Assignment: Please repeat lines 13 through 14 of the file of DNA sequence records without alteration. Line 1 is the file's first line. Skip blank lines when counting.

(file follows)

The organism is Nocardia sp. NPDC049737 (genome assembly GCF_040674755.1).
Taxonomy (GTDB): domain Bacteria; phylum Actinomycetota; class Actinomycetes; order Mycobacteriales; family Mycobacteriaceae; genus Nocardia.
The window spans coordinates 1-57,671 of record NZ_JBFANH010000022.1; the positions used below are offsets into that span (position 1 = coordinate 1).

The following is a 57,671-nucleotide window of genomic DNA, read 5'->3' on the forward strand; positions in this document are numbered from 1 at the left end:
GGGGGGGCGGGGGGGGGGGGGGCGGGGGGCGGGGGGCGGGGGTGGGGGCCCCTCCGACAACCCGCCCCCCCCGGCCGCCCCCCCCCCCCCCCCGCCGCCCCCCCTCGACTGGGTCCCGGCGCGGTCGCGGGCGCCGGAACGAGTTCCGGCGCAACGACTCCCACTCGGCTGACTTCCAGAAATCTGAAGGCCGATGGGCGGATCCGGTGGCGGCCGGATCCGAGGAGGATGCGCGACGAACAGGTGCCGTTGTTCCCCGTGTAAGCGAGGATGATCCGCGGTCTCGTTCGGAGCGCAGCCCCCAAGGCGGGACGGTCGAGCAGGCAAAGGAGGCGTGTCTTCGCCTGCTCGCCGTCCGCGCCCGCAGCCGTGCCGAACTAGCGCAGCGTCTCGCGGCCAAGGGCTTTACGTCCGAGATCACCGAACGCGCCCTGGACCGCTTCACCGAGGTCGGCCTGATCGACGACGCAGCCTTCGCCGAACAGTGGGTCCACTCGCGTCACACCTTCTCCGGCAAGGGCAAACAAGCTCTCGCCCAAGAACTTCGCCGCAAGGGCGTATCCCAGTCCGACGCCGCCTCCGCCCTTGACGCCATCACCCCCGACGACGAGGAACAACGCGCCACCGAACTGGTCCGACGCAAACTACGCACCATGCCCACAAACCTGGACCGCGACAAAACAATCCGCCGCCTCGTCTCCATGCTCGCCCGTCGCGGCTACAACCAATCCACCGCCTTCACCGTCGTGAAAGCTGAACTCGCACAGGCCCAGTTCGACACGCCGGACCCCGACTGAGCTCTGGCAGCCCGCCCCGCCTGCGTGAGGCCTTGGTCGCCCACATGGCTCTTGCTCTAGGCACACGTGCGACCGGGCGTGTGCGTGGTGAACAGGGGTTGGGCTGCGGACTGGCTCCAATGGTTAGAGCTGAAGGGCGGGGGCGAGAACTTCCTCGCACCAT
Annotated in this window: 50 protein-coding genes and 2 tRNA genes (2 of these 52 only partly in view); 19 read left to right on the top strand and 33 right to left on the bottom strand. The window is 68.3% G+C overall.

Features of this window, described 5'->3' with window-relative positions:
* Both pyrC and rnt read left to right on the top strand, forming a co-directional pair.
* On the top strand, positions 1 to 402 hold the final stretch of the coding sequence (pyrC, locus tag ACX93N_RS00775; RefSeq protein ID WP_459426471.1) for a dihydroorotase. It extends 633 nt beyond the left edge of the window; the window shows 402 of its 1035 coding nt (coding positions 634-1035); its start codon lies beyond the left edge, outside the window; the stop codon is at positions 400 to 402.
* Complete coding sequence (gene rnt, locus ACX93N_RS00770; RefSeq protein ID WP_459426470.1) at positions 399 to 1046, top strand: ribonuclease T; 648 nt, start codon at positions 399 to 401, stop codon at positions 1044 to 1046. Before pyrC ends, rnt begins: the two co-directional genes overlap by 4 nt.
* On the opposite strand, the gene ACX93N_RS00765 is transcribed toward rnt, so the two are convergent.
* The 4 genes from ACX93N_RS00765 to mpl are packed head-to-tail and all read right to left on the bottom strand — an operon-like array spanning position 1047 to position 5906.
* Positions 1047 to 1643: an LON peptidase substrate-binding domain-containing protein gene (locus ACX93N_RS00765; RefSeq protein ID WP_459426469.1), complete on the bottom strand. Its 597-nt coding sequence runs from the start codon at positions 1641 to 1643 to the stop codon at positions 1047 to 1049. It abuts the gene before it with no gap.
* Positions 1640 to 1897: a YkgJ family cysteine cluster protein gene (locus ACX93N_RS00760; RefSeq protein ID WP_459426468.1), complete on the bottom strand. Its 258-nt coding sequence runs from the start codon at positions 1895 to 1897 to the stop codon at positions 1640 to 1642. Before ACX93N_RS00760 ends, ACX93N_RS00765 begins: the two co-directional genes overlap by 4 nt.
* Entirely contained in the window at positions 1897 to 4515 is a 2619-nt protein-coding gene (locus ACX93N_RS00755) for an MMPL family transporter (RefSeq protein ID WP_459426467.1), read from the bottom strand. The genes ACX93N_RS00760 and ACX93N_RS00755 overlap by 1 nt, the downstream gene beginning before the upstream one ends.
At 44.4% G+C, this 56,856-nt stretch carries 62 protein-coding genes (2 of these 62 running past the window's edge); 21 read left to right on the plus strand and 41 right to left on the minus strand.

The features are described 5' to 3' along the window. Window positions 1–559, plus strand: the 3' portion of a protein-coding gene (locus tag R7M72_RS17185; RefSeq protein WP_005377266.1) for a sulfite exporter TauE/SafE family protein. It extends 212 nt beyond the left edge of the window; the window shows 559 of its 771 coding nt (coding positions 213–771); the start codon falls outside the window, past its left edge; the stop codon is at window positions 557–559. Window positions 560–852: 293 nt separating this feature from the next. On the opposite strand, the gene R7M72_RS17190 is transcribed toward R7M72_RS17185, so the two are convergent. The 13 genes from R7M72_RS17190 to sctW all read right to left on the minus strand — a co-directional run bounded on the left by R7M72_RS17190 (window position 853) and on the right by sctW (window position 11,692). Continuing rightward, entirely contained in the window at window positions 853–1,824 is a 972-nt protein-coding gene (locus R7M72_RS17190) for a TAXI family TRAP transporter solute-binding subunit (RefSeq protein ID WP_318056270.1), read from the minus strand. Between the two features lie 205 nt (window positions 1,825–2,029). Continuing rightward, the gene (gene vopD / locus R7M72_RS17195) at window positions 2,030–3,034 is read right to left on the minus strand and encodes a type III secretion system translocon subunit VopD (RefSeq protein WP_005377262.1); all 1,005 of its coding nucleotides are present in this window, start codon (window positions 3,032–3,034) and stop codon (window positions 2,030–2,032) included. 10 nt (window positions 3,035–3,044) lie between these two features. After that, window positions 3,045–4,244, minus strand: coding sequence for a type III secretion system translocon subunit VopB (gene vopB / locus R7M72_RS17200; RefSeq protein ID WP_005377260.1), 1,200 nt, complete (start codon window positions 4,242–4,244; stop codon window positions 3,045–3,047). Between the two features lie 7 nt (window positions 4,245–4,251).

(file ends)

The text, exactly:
* Positions 1047 to 1643: an LON peptidase substrate-binding domain-containing protein gene (locus ACX93N_RS00765; RefSeq protein ID WP_459426469.1), complete on the bottom strand. Its 597-nt coding sequence runs from the start codon at positions 1641 to 1643 to the stop codon at positions 1047 to 1049. It abuts the gene before it with no gap.
* Positions 1640 to 1897: a YkgJ family cysteine cluster protein gene (locus ACX93N_RS00760; RefSeq protein ID WP_459426468.1), complete on the bottom strand. Its 258-nt coding sequence runs from the start codon at positions 1895 to 1897 to the stop codon at positions 1640 to 1642. Before ACX93N_RS00760 ends, ACX93N_RS00765 begins: the two co-directional genes overlap by 4 nt.